It's also worth noting that in the '06 playoffs, when Miami won it all, Walker was at -3.7, basically the same level of impact he had during the regular season. At the same time, Hall of Fame coach Pat Riley played 'Toine 37.5 MPG during those playoffs, including the 2nd-most minutes (36.5 MPG) of any Heat player during the Finals, knowing that at least some portion of his legacy rode on the outcome of that series, since many felt he'd unfairly forced Stan Van Gundy into a "resignation" earlier in the season.

How can we reconcile the varying perceptions of Walker? Let's break down what the stats say about each facet of his game, and perhaps come to a clearer understanding of Walker's true ability level.

Physical Tools:

Category Walker Lg Avg F Avg
Height (in) 80 78.9 80.7
Weight (lbs) 224 216.3 229.0
Energy Index 1.25 1.11 1.33

Walker never really lacked for physical tools -- he had the prototype size & strength, plus better quickness than you'd expect from a 4. The "energy index" (invented by John Hollinger) is simply the cube root of (OR/40)*(BK/40)*(ST/40), and serves as a rough proxy for "athleticism" when compared to other players of the same size/position. Walker was known for being overweight & out of shape late in his career, but he posted good energy indices (1.58, 1.62, & 1.48) in his 1st 3 NBA seasons; it was only in 2000 that you started to see a drop-off in his effort, athleticism, and conditioning, culminating with what we saw in Miami and Minnesota.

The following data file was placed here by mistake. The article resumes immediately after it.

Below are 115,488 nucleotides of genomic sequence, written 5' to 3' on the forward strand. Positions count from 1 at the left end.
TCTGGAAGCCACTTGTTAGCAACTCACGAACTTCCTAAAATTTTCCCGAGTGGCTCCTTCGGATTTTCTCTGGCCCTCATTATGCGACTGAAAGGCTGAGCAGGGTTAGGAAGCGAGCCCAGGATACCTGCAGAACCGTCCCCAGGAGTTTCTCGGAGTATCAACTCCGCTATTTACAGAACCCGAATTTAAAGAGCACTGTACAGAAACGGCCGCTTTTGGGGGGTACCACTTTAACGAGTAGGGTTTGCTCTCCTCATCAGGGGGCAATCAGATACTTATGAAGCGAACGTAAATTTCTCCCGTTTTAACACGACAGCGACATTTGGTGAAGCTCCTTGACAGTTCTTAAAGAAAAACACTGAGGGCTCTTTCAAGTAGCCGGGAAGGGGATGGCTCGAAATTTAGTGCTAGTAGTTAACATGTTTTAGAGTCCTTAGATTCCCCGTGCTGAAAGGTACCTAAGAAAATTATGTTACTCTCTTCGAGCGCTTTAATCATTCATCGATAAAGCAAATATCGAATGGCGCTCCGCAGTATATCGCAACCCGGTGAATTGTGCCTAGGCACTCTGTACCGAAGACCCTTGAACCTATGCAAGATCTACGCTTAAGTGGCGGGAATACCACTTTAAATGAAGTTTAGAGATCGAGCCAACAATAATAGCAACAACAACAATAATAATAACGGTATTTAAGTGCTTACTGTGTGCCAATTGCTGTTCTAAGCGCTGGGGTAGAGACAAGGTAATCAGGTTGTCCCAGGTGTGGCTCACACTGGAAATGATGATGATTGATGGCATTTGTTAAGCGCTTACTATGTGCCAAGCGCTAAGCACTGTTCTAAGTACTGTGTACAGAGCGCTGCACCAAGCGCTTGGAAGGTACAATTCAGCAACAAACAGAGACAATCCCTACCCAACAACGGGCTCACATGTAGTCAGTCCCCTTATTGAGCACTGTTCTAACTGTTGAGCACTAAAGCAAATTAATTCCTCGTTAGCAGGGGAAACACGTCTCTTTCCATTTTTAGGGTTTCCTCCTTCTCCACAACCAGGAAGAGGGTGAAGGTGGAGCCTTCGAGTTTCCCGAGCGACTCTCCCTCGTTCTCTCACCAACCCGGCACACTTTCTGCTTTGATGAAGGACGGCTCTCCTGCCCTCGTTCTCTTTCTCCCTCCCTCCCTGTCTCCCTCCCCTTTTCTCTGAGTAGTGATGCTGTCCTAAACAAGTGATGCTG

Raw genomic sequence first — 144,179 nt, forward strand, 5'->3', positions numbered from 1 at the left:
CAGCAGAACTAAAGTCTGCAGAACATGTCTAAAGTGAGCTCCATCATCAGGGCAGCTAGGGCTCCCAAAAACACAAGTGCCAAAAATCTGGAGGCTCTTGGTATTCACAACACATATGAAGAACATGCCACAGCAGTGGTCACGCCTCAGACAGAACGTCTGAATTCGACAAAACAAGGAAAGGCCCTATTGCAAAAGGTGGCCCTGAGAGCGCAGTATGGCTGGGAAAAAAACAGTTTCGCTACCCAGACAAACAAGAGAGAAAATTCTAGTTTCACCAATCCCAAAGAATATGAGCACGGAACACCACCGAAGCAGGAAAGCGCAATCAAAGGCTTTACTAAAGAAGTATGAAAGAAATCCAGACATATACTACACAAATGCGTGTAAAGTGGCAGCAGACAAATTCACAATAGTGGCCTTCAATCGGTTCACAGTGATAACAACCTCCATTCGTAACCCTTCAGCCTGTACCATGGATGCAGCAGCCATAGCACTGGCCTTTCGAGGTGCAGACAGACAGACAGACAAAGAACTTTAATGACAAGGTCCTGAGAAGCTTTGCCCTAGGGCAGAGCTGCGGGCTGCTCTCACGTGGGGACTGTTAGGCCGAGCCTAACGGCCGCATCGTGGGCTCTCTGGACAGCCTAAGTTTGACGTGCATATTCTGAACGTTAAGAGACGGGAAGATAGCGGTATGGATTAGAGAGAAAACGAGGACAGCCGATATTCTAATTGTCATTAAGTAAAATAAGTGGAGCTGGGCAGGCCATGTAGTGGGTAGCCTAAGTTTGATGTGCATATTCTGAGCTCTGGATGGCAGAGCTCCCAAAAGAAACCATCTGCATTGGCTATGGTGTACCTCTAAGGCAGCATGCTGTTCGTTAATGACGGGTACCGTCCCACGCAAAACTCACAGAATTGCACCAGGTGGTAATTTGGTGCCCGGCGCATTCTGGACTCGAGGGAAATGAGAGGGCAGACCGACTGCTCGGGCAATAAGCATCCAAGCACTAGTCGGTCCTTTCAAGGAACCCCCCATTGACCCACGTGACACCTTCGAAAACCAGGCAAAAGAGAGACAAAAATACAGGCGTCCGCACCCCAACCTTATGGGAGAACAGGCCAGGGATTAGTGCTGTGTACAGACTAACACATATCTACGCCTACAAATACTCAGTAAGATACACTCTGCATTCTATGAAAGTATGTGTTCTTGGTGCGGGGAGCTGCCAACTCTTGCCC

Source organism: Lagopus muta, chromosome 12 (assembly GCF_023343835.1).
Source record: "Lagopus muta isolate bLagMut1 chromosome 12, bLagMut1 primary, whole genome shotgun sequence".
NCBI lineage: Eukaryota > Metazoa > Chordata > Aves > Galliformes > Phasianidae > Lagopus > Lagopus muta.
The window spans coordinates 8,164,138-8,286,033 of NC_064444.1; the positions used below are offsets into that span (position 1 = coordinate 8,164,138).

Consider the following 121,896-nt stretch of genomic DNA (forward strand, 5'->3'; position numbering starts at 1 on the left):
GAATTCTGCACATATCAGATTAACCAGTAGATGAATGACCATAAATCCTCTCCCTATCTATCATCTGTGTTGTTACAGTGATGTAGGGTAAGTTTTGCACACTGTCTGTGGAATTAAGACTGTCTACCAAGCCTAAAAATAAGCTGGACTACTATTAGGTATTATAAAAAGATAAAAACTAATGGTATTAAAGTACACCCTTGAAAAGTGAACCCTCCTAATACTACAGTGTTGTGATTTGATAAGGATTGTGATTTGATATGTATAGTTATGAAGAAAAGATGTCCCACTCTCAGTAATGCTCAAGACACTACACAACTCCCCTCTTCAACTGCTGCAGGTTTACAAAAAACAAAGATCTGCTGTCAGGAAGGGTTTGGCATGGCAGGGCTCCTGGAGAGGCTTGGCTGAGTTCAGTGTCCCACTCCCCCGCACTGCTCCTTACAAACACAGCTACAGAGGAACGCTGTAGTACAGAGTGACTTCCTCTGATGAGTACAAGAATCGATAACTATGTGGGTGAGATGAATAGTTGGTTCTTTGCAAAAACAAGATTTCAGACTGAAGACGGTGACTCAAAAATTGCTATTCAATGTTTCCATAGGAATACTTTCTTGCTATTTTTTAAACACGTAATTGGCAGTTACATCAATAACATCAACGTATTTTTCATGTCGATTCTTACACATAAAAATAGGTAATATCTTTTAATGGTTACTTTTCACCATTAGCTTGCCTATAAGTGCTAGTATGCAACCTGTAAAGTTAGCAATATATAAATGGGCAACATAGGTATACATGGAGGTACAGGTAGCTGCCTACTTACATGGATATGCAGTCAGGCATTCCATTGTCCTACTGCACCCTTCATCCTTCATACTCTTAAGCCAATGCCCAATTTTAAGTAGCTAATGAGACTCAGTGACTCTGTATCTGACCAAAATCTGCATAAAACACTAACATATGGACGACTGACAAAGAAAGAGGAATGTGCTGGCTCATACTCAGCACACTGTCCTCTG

Shooting/Scoring:
(Note: "NBA" is the entire league avg., "Fwd" is just the avg. for forwards)

Shooting
Year Tm 2P% NBA Fwd 3P% NBA Fwd FT% NBA Fwd TS% NBA Fwd
1997 BOS 43.8 48.0 48.6 32.7 36.0 35.1 63.1 73.8 71.8 47.4 53.6 53.4
1998 BOS 44.7 47.0 48.0 31.2 34.6 33.9 64.5 73.7 72.1 48.1 52.4 52.9
1999 BOS 42.6 45.7 46.2 36.9 33.9 33.8 55.9 72.8 71.7 47.6 51.1 51.4
2000 BOS 47.1 46.8 47.4 25.6 35.3 34.7 69.9 75.0 73.9 49.4 52.3 52.6
2001 BOS 43.9 46.1 46.8 36.7 35.4 34.6 71.6 74.8 73.2 50.5 51.8 52.0
2002 BOS 42.5 46.5 47.2 34.4 35.4 35.0 74.1 75.2 74.6 49.0 52.0 52.4
2003 BOS 42.7 46.3 47.2 32.3 34.9 34.6 61.5 75.8 74.2 46.7 51.9 52.4
2004 DAL 48.7 46.0 46.7 26.9 34.7 34.3 55.4 75.2 74.3 47.5 51.6 52.1
2005 ATL 45.0 47.0 47.6 31.7 35.6 35.3 53.4 75.6 74.5 47.4 52.9 53.2
2005 BOS 46.7 47.0 47.6 34.2 35.6 35.3 55.7 75.6 74.5 49.0 52.9 53.2
2006 MIA 49.3 47.8 48.6 35.8 35.8 35.6 62.8 74.5 73.2 52.4 53.6 53.9
2007 MIA 49.9 48.5 49.5 27.5 35.8 35.8 43.8 75.2 73.2 46.2 54.1 54.6
2008 MIN 40.1 48.4 49.5 32.4 36.2 35.8 53.0 75.5 73.8 45.5 54.0 54.5
Scoring
Year Tm P/36 NBA Fwd %FGA NBA Fwd FTr NBA Fwd 3Ptd NBA Fwd
1997 BOS 16.4 14.4 14.3 26.1% 20.0% 19.7% 27.0 32.0 34.0 11.7 21.2 13.4